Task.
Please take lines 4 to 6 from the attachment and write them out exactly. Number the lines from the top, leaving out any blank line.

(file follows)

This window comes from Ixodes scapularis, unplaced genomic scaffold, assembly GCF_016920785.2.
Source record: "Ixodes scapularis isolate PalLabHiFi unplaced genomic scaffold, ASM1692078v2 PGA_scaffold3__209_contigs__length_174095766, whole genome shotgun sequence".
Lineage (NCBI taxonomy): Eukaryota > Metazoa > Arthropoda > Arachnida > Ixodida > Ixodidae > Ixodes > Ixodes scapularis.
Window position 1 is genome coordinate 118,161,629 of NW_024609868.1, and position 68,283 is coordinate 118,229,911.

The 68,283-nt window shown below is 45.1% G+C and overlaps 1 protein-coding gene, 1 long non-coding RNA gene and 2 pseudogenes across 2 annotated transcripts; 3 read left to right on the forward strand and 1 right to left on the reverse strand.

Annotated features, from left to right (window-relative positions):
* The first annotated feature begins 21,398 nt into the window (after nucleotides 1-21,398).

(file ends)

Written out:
Window position 1 is genome coordinate 118,161,629 of NW_024609868.1, and position 68,283 is coordinate 118,229,911.

The 68,283-nt window shown below is 45.1% G+C and overlaps 1 protein-coding gene, 1 long non-coding RNA gene and 2 pseudogenes across 2 annotated transcripts; 3 read left to right on the forward strand and 1 right to left on the reverse strand.

Annotated features, from left to right (window-relative positions):